Jewish World Review Jan. 11, 2002 /27 Teves, 5762

Leonard Pitts, Jr.

Leonard Pitts, Jr.
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Consumer Reports

Can blacks be racist? -- "Black people cannot be racist."

It's been maybe 20 years since the first time I heard some member of the black intelligentsia say that on an afternoon talk show. Naturally, all hell broke loose.

Years later, all hell still awaits repair.

I base that assessment on the response to something I did in a recent column. Namely, I defined racism as "this practice of demeaning and denying based on the darkness of skin."

Man, what'd I want to go and say that for? The flood of letters has been unrelenting, dozens of aggrieved Caucasians wanting your poor, benighted correspondent to know that racism, thank you very much, is also felt by those whose skin is not dark at all. Several folks figured I must be one'a them black folk who considers black folk incapable of racism. One individual went so far as to contend that yours truly, like most blacks, hasn't a clue what racism really is.

Well, golly, where to begin?

First, my take on the "blacks can't be racist" argument: Unassailable logic, unfortunate rhetoric.

People who make that argument reason as follows: Yes, blacks can be prejudiced or bigoted, but not "racist" because racism involves systemic oppression - the wielding of power. As blacks neither wield power nor control the system, the reasoning goes, it's beyond their ability to be racist.

I get impatient with people who make the argument in those terms, terms that seem, frankly, calibrated to produce more confrontation than insight. Most people who hear the point framed in that way are, understandably, unable to get past those first inflammatory words: "Blacks can't be racist."

So let's frame it another way. Let's allow that black folks can, indeed, be racist. Or prejudiced, intolerant, biased, bigoted or any other word that floats your boat. Black people are, after all, members of the human race and, as such, are heir to all the idiocy by which human beings are beset.

But with that established, let's also say this: It's an affront to common sense to suggest there is equivalence between black-on-white bigotry and its opposite. This is the point the black intelligentsia's rhetoric has obscured and people like my correspondents have denied, avoided and ignored. As an aggregate, bigoted blacks have much less power to injure whites than vice versa. They also have less history of doing so. These are incontrovertible facts that render hollow the yowling demands that the racism of blacks be accorded a place in the national consciousness commensurate with that of white people.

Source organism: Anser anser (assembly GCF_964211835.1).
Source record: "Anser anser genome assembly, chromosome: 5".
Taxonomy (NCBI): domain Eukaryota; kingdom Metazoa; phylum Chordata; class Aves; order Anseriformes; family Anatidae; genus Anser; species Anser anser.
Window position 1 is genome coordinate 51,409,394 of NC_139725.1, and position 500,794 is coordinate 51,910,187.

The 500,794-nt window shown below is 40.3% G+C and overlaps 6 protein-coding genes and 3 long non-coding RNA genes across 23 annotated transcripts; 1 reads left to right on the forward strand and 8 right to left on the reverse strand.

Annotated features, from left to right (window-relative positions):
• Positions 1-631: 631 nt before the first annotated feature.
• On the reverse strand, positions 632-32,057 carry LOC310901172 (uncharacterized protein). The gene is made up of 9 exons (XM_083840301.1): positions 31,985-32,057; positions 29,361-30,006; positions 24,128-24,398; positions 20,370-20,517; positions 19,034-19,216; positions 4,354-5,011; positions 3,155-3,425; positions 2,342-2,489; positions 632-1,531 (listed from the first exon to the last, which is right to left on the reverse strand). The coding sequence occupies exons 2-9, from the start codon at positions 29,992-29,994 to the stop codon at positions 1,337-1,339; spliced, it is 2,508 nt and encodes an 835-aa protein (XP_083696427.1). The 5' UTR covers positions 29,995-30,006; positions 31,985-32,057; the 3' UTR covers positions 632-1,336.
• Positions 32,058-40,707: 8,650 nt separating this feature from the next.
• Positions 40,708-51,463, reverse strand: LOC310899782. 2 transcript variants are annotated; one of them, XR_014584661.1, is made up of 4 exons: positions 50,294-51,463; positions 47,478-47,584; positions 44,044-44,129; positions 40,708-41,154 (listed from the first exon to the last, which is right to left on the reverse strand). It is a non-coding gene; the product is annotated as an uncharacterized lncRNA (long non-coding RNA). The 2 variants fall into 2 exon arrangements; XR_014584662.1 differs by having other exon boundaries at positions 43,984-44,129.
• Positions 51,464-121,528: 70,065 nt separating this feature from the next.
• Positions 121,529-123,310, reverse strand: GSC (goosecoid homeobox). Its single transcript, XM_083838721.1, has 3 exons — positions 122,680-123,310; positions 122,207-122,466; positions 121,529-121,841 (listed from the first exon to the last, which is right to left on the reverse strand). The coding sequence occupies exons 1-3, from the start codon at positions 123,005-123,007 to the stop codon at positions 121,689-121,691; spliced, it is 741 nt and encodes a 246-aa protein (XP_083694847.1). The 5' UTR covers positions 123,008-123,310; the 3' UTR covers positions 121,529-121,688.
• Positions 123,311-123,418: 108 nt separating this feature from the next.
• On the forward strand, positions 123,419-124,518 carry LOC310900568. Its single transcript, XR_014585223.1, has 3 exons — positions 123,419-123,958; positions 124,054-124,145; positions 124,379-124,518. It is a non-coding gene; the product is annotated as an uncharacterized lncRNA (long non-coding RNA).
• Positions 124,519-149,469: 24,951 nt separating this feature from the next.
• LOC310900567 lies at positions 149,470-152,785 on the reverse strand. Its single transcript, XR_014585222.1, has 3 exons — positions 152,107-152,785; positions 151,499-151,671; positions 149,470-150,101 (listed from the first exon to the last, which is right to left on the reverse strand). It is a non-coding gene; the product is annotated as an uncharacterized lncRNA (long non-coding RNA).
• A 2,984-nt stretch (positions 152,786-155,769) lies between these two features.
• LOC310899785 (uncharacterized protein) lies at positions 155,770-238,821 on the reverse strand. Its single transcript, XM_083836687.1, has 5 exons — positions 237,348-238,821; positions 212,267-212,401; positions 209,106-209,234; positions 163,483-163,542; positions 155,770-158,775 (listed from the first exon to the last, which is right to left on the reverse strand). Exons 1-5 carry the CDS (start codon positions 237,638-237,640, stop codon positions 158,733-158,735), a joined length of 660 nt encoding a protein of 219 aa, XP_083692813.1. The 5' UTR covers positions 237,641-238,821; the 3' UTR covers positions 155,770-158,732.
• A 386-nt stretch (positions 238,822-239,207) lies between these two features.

Hey, when you find a black bigot, feel free to censure and ostracize him or her as the circumstance warrants. I don't care. Just don't pretend the transgression is what it is not. Don't claim it represents a significant threat to the quality of life of white Americans at large.

Because if it represents such a threat, then where are the statistics demonstrating how black bias against whites translates to the mass denial of housing, bank loans, education, employment opportunities, voting rights, medical care or justice? And please, spare me the anecdote about Jane, who couldn't get into school, or Joe, who lost his job, because of affirmative action.

Not the same. Not even close. There are, in fact, reams of statistics documenting that racism has fostered generation after generation of Joes and Janes - not to mention Jamillas, Rasheeds and Keshias - in the African-American community. And those numbers come not from the NAACP, the Nation of Islam, the Congressional Black Caucus or any other group with an ax to grind but, rather, from the federal government and from university think tanks. Yet even with those bona fides, some people find evidence of white racism's power dishearteningly easy to ignore.

They have to, I suppose. Otherwise, they wouldn't be able to continue pretending an equivalency that does not exist. And somewhere inside, even THEY must recognize that fact.

Put it like this: If given the option of going through life as a white man suffering the effects of black racism or the reverse, I know which one I'd choose.

I bet every one of my correspondents does, too.

Comment on JWR contributor Leonard Pitts, Jr.'s column by clicking here.

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